Feng Shui

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Things are forever changing.

Our bodies change, our life changes, and our environment changes.

Feng Shui is a way of looking at our homes, our current situation, and the changes that are taking place, so we can be organised and well orientated, live in harmony and accentuate the positive.

The core of this philosophy is set out in the Chinese Book of Changes, also known as the 'I Ching'.  This book underpins Feng Shui, acupuncture, and many other aspects of Chinese philosophy. 

The I Ching provides a way of looking at the current situation, the changes which are taking place, and identifying appropriate personal action.

In essence it is very simple.  The universe is a great unity.  At another level, this unity is made up of two great principles, yang and yin.  Yang and Yin manifest in such forms as summer and winter, day and night, male and female

The original meaning of Yang was 'the bright side of the mountain', and Yin, 'the shady side'. 

In the Malvern area the hills run north-south, and during the day the sun swings round from east to west. The east side is Yang (bright) in the morning, but may be shady (Yin) in the afternoon.

The I Ching moves on from the simple division between either yang or yin, to a mixture of the two.  The different mixtures of Yang and Yin present at any one time describe a particular situation. 

There will be some yang and some yin present, at all times.  For example, morning is a yang time, a time of new starts and rising energy, but an winter morning might be not as yang as a summer morning. 

Spring is the time of new growth, and the birth of plants and animals, a yang time.  But not everyone is born in the spring. I was born in the morning (yang), but a morning in the autumn (yin), showing that there is always a mixture of yin and yang.

Within this dance of Yin and Yang there are three main elements to Feng Shui.

Energies that come from 'above'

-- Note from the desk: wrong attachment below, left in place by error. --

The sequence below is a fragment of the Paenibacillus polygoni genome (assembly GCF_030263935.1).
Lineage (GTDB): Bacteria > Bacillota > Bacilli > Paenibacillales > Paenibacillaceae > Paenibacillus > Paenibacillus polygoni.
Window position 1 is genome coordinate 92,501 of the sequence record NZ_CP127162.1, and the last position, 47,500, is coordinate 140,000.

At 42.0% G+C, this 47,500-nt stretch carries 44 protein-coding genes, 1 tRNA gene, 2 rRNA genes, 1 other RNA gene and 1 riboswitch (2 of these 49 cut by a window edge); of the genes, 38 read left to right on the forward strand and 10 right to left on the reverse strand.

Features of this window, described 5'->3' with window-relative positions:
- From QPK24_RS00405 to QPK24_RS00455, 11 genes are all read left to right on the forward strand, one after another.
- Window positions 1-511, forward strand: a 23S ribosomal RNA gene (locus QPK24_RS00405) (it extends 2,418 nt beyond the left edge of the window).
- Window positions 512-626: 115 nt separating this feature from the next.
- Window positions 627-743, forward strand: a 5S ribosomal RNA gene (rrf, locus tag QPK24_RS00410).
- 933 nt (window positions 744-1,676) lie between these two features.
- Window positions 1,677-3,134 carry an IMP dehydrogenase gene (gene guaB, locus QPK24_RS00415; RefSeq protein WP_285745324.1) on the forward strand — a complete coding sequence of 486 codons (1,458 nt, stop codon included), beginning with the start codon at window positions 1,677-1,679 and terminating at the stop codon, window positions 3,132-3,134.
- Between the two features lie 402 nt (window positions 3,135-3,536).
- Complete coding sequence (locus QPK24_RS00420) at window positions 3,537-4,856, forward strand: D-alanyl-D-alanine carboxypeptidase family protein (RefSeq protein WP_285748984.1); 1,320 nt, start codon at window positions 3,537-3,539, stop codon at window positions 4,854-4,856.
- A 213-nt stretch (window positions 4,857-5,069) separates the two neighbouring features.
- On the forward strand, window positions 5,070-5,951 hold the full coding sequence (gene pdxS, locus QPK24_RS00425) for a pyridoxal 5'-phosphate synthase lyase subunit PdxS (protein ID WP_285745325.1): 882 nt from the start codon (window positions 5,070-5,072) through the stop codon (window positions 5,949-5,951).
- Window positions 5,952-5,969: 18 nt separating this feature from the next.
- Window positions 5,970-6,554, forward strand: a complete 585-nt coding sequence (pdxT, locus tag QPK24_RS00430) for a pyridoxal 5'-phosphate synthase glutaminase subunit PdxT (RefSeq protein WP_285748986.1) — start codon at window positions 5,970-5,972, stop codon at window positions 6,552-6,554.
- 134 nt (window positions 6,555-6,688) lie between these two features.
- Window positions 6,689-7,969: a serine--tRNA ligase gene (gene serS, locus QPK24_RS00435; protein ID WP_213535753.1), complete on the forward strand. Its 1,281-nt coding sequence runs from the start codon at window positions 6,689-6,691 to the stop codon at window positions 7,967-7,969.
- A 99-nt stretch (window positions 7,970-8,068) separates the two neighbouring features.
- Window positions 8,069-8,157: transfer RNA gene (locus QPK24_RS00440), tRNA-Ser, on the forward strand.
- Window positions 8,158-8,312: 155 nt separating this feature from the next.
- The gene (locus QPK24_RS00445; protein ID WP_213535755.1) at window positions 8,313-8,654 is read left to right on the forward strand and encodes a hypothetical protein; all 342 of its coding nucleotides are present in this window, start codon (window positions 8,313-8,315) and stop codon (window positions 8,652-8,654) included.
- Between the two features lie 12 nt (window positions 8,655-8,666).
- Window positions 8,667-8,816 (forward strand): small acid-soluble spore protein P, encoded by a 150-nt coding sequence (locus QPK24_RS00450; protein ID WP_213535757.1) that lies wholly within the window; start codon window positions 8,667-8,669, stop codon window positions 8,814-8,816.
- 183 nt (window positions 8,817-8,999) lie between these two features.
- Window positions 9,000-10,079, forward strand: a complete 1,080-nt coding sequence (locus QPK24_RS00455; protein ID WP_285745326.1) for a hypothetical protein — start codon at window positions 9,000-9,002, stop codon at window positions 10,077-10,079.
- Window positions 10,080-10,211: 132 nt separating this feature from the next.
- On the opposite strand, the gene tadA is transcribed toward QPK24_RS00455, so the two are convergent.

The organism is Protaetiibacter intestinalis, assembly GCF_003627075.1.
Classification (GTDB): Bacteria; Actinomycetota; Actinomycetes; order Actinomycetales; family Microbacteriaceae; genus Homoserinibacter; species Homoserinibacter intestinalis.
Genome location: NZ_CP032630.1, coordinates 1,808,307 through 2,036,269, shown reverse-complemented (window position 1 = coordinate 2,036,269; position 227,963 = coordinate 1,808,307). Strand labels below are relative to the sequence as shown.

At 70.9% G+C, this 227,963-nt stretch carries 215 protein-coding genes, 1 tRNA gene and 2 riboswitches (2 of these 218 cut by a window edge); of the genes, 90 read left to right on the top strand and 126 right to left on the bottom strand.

These include changes through time, the seasons, the passage of night and day, and other, longer cycles.  The study of this sequence and its impact is usually referred to as Chinese Astrology, and is closely linked to the I Ching and all other aspects of Feng Shui.

Energies from our immediate environment
These include the ways we are affected by the shape of the buildings we live and work in, and our local environment and landscape.  This includes the traces people leave behind.

Energies from the Earth
The earth is undergoing constant change, including movements within the molten core and continental drift.  In addition there are geological fault lines, underground water courses, and much else which affects us.  

Energies from the earth can be detrimental or beneficial to us, and dowsing is used to detect such energies so that they can be transformed or enhanced.  In the west this is usually referred to as 'Earth Energies', or 'Geomancy', which includes the subject of  Geopathic Stress.

Other information on Feng Shui can be found via the Feng Shui Society.

Ced is an accredited member of the Feng Shui Society and has served on its governing body.  The principles of Feng Shui are used for the benefit of clients in the consultations which Ced provides.

Feng Shui consultations take place in your own home, and are sometimes combined with other interventions.